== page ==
Climate fear as carbon levels soar
An unexplained and unprecedented rise in carbon dioxide in the atmosphere two years running has raised fears that the world may be on the brink of runaway global warming.
Scientists are baffled why the quantity of the main greenhouse gas has leapt in a two-year period and are concerned that the Earth's natural systems are no longer able to absorb as much as in the past.
The findings will be discussed tomorrow by the government's chief scientist, Dr David King, at the annual Greenpeace business lecture.
Measurements of CO2 in the atmosphere have been continuous for almost 50 years at Mauna Loa Observatory, 12,000ft up a mountain in Hawaii, regarded as far enough away from any carbon dioxide source to be a reliable measuring point.
In recent decades CO2 increased on average by 1.5 parts per million (ppm) a year because of the amount of oil, coal and gas burnt, but has now jumped to more than 2 ppm in 2002 and 2003.
Above or below average rises in CO2 levels in the atmosphere have been explained in the past by natural events.
When the Pacific warms up during El Niño - a disruptive weather pattern caused by weakening trade winds - the amount of carbon dioxide rises dramatically because warm oceans emit CO2 rather than absorb it.
But scientists are puzzled because over the past two years, when the increases have been 2.08 ppm and 2.54 ppm respectively, there has been no El Niño.
Charles Keeling, the man who began the observations in 1958 as a young climate scientist, is now 74 and still working in the field. He said yesterday: "The rise in the annual rate to above two parts per million for two consecutive years is a real phenomenon.
"It is possible that this is merely a reflection of natural events like previous peaks in the rate, but it is also possible that it is the beginning of a natural process unprecedented in the record."
Analysts stress that it is too early to draw any long-term conclusions.
But the fear held by some scientists is that the greater than normal rises in C02 emissions mean that instead of decades to bring global warming under control we may have only a few years. At worst, the figures could be the first sign of the breakdown in the Earth's natural systems for absorbing the gas.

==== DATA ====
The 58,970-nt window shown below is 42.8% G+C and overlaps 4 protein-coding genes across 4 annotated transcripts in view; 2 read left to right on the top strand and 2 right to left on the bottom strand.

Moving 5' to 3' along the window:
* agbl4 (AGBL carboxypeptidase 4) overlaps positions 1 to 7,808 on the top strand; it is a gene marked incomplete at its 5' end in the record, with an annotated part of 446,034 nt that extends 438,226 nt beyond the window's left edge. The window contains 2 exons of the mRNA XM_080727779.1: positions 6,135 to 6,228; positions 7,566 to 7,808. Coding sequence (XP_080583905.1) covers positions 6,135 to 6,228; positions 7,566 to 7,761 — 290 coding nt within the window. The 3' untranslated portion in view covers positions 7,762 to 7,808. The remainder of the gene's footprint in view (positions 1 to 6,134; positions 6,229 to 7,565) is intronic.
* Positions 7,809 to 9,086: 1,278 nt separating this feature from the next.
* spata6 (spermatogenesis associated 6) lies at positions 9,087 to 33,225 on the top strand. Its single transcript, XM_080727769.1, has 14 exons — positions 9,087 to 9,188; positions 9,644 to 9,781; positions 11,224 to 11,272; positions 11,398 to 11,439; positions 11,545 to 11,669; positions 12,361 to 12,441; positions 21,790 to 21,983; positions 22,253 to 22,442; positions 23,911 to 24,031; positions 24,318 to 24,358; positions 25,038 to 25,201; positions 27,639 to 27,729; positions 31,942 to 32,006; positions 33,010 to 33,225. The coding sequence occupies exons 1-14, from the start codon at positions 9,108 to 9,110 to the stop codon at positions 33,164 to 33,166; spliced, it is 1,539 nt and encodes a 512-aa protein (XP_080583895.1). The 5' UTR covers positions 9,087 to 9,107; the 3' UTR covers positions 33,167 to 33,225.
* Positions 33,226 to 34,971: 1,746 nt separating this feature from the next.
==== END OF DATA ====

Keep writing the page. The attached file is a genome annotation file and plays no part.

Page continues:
That would herald the so-called "runaway greenhouse effect", where the planet's soaring temperature becomes impossible to contain. As the icecaps melt, less sunlight is refected back into space from ice and snow, and bare rocks begin to absorb more heat. This is already happening.
One of the predictions made by climate scientists in the Intergovernmental Panel on Climate Change is that as the Earth warms, the absorption of carbon dioxide by vegetation - known as "carbon sink" - is reduced.
Dr Keeling said since there was no sign of a dramatic increase in the amount of fossil fuels being burnt in 2002 and 2003, the rise "could be a weakening of the Earth's carbon sinks, associated with the world warming, as part of a climate change feedback mechanism. It is a cause for concern'.'
Tom Burke, visiting professor at Imperial College London, and a former special adviser to the former Tory environment minister John Gummer, warned: "We're watching the clock and the clock is beginning to tick faster, like it seems to before a bomb goes off."
Peter Cox, head of the Carbon Cycle Group at the Met Office's Hadley Centre for Climate Change, said the increase in carbon dioxide was not uniform across the globe.
Measurements of CO2 levels in Australia and at the south pole were slightly lower, he said, so it looked as though something unusual had occurred in the northern hemisphere.
"My guess is that there were extra forest fires in the northern hemisphere, and particularly a very hot summer in Europe," Dr Cox said. "This led to a die-back in vegetation and an increase in release of carbon from the soil, rather than more growing plants taking carbon out of the atmosphere, which is usually the case in summer."
Scientists are have dubbed the two-year CO2 rise the Mauna Loa anomaly. Dr Cox said one of its most interesting aspects was that the CO2 rises did not take place in El Niño years. Previously the only figures that climbed higher than 2 ppm were El Niño years - 1973, 1988, 1994 and 1998.
The heatwave of last year that is now believed to have claimed at least 30,000 lives across the world was so out of the ordinary that many scientists believe it could only have been caused by global warming.
But Dr Cox, like other scientists, is concerned that too much might be read into two years' figures. "Five or six years on the trot would be very difficult to explain," he said.
Dr Piers Forster, senior research fellow of the University of Reading's Department of Meteorology, said: "If this is a rate change, of course it will be very significant. It will be of enormous concern, because it will imply that all our global warming predictions for the next hundred years or so will have to be redone."
David J Hofmann of the US National Oceanic and Atmospheric Administration centre, which also studies CO2, was more cautious.
"I don't think an increase of 2 ppm for two years in a row is highly significant - there are climatic perturbations that can make this occur," he said. "But the absence of a known climatic event does make these years unusual.
"Based on those two years alone I would say it was too soon to say that a new trend has been established, but it warrants close scrutiny."
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